The wonderful mountain river near my house, the Little Su, is  hitting a 30 year high.  The road is closed to Hatcher Pass and it is a walking – biking haven- except for the unending rain!

We biked it today to see the river, and absolutely got hit with a hard blast of rain on our way down.

Here’s a short flckr slide show!

Slashdot: Voyager Passes 100 AU from the Sun

Posted on 19 August, 2006 in technology,Thoughts by robint

Slashdot207C20Voyager20120Passes2010020AU20from20the20Sun

Posted by ScuttleMonkey on Wednesday August 16, @04:29PM
from the they-don’t-build-em-like-they-used-to dept.
An anonymous reader writes “Yesterday, Voyager 1 passed 100 astronomical units from the sun as it continues operating after nearly 30 years in space. That is about 15 billion kilometers or 9.3 billion miles as it travels about 1 million miles per day. Scientists still hope it will find the edge of the solar system and get into interstellar space.”
I can kind of wrap my mind around this.  It might be fun to have kids design a scale model and research points on the history of Voyager 1… might look good on the library wall.

blocked sites

Posted on 15 August, 2006 in blogs,technology,Thoughts by robint

another back to school issue.  As Anne Davis writes in her blog we are all faced with continued WWW security (and of course legislation) to block use of social networks such as flickr, furl, MySpace, blogs etc from our schools.

It is good practice to write justifications for our use of such networks as tools for learning and increasing student achievement.  How do we do it safely? How do we know it works?  How do we collect data?  I will have to incorporate answers to these questions into my teacher handouts… and share with admin.  No telling what new sites will be blocked this year.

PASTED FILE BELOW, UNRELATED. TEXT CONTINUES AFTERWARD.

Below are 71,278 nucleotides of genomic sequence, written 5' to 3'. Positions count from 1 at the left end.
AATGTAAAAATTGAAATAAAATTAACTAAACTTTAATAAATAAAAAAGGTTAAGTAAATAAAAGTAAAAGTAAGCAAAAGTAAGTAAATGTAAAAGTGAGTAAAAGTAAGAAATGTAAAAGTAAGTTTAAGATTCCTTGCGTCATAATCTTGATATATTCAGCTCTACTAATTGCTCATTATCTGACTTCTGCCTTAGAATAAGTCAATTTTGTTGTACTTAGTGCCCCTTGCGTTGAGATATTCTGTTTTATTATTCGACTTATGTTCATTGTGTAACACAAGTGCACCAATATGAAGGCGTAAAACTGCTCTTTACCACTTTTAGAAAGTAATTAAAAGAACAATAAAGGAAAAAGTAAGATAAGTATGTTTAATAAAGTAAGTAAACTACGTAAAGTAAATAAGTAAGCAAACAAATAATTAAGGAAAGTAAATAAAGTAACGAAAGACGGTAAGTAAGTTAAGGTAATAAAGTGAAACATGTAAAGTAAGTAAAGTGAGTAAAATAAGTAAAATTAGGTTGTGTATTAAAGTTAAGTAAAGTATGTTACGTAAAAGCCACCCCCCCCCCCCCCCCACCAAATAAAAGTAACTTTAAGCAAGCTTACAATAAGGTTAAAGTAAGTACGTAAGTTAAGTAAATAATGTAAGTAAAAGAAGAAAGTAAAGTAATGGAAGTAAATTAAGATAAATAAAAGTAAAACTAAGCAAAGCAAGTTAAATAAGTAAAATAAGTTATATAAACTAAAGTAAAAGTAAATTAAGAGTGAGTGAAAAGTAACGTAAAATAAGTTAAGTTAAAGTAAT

new year, new blog

Posted on 15 August, 2006 in blogs,Library,Teaching,Thoughts by robint

Tomorrow is the first work day for teachers.  We have a new principal who was hired in July, and I have not met yet.  There are several new teachers on board, and therefore, several gone.  Personal feelings aside, I am faced with two great collaborators, role models and friends gone.  Fortunately, both have moved to administrative positions where they will be instrumental in advocating for libraries, collaboration, and a research model focusing on the ever thoughtful essential question–and, yes, blogging.

 I suppose I can feel good that I have worked and grown along with these wonderful teachers, and will continue to nurture the collaborative process with our new teachers.

As I prepare to hand out my teacher packet with all the hows and whys of our library service I will have a new section on blogging and the read/write web. 

For the most part this first day will  be busy with getting new teachers settled with overhead projectors, TVs, computers and making those first connections to open the door for collaborating throughout the year. 

While these words are not terribly insightful or remarkable- the fact that I am writing at all is.  As I attempt to use this space for my own professional reflections, on a regular basis, I can’t be worried what other people may think about what I write.  I write for myself.  I blog to learn from my teaching, and to incorporate what I read, hear, and see from the wide world. 

Blogging is a process-the medium.  Through this process I work, learn and reflect, analyze and archive it all.  If I could accomplish the same process through another medium that would be fine too- but blogs sure are the most motivating process for me-ever.